Finger Extensor Tendon Injury
(Mallet Finger; Boutonniere Deformity)
Tendons are responsible for connecting muscles to bone. The fingers have tendons that run from the forearm through the finger. The extensor tendons are located on the back of the hand and fingers. They let you open your hand and straighten your fingers. An extensor tendon injury is a cut or tear to one of these tendons. When they are damaged, you can lose the ability to extend your hand and/or finger(s). Two common extensor injuries are:
Extensor tendon injuries may be caused by:
Factors that may increase your chance of an extensor tendon injury include:
Symptoms may include:
Your doctor will ask about your symptoms and medical history. A physical exam will be done. During the exam, you will be asked to bend and straighten your fingers. Your doctor will also check your fingers for sensation, blood flow, and strength. You may be referred to a hand surgeon or an orthopedist—doctor who specializes in bones.
Images may be taken of your hand. This can be done with x-ray.
Talk with your doctor about the best plan for you. Depending on the type of injury, you may require surgery. Surgery may be scheduled right away or within several days.
Treatment options include the following:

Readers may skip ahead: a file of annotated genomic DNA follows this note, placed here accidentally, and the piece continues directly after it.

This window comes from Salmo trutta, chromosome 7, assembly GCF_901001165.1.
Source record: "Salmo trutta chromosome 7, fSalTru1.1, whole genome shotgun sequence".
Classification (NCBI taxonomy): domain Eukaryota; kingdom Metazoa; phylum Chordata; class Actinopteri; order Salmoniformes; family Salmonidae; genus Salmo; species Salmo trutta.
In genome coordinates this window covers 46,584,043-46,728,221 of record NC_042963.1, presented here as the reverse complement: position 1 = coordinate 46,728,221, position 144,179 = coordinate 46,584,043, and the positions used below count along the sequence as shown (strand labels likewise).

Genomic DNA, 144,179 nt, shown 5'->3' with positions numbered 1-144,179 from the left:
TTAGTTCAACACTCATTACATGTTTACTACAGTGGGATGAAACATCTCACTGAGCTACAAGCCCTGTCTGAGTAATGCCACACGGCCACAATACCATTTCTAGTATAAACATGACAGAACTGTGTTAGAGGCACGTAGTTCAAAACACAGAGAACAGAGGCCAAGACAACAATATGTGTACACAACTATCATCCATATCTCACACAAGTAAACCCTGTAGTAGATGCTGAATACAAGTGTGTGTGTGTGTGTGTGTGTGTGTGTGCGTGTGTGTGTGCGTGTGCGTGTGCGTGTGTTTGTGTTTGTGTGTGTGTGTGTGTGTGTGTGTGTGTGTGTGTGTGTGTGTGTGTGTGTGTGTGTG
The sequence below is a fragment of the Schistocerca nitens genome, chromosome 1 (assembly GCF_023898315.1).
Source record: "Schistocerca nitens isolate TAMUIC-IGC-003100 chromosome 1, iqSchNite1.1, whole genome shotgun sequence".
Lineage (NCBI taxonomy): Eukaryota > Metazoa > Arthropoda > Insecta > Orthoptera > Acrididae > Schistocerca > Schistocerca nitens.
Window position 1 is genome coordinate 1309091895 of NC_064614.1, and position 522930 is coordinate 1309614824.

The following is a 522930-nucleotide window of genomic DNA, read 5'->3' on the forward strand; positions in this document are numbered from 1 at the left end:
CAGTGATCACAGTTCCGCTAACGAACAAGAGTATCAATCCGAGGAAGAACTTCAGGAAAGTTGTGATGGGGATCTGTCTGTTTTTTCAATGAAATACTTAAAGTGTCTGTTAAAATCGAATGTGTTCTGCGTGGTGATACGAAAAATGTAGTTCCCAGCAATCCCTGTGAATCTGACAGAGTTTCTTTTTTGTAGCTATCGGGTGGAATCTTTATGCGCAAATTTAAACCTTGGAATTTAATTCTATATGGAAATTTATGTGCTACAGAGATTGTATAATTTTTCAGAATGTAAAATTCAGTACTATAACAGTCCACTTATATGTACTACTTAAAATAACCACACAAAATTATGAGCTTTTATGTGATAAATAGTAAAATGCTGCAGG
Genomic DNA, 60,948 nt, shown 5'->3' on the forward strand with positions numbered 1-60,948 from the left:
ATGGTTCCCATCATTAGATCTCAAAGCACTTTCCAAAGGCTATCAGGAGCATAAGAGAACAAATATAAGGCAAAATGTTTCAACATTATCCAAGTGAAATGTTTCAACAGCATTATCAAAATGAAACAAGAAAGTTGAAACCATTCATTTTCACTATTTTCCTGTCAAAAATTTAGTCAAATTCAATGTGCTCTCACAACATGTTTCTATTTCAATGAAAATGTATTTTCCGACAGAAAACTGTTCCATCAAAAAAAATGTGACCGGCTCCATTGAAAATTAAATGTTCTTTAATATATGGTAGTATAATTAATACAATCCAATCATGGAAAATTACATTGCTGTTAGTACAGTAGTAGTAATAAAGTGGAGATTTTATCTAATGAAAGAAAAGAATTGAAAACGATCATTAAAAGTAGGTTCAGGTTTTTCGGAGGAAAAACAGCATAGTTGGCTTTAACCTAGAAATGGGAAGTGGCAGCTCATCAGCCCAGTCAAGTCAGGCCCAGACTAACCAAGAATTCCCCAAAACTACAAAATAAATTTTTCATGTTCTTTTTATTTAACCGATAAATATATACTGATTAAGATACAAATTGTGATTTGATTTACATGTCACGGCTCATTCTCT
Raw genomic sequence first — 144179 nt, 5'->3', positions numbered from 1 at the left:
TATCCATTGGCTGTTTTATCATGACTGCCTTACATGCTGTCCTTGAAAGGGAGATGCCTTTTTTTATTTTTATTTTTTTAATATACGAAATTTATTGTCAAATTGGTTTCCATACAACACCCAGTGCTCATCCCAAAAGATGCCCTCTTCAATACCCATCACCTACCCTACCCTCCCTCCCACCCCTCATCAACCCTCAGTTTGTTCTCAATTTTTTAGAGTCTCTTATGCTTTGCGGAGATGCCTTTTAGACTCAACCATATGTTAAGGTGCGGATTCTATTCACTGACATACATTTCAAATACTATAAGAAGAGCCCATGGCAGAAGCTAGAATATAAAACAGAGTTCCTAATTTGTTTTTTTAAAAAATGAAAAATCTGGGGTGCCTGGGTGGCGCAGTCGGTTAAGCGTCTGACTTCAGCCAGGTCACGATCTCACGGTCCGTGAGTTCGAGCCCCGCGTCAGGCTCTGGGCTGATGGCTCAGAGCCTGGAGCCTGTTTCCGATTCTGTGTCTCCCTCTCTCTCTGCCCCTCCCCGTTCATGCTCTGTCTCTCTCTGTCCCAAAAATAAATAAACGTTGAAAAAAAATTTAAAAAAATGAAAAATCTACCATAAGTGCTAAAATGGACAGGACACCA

Depending upon the type of injury, you may receive antibiotics to prevent infection.
Tendons that are cut or ruptured require surgery. The hand surgeon may sew the tendon back together. A pin may need to be inserted through the bone to form a type of inside splint.
After surgery, you will be given a splint to protect your hand. Your doctor will tell you how long to wear it. It may be up to two months.
A physical therapist or occupational therapist will work with you for several weeks to regain your strength and range of motion. Right after surgery, movement will be limited. This will allow your hand to heal.
Some extensor tendon injuries are treated with a hand splint. Splints are worn until healing has occurred. This is usually several weeks.
Extensor tendon injuries are typically caused by accidental injuries. There are no known prevention guidelines for this injury. But, the deformities caused by these injuries may be prevented by taking certain measures, like splinting the finger or undergoing surgery.
of Orthopaedic Surgeons
American Society for Surgery of the Hand
The Canadian Orthopaedic Association
Canadian Orthopaedic Foundation
Extensor tendon injuries. American Society for Surgery of the Hand website. Available at:
Leggit JC, Meko CJ. Acute Finger Injuries: Part I. Tendons and Ligaments. Am Fam Physician. 2006 Mar 1;73(5):810-816. Available at:
To P, Watson JT. Boutonniere deformity. J Hand Surg Am. 2011;36(1):139-142.
Zhang X, Yang L, et al. Treatment of bony boutonniere deformity with a loop wire. J Hand Surg Am. 2011;36(6):1080-1085.
Last reviewed September 2013 by Teresa Briedwell, DPT, OCS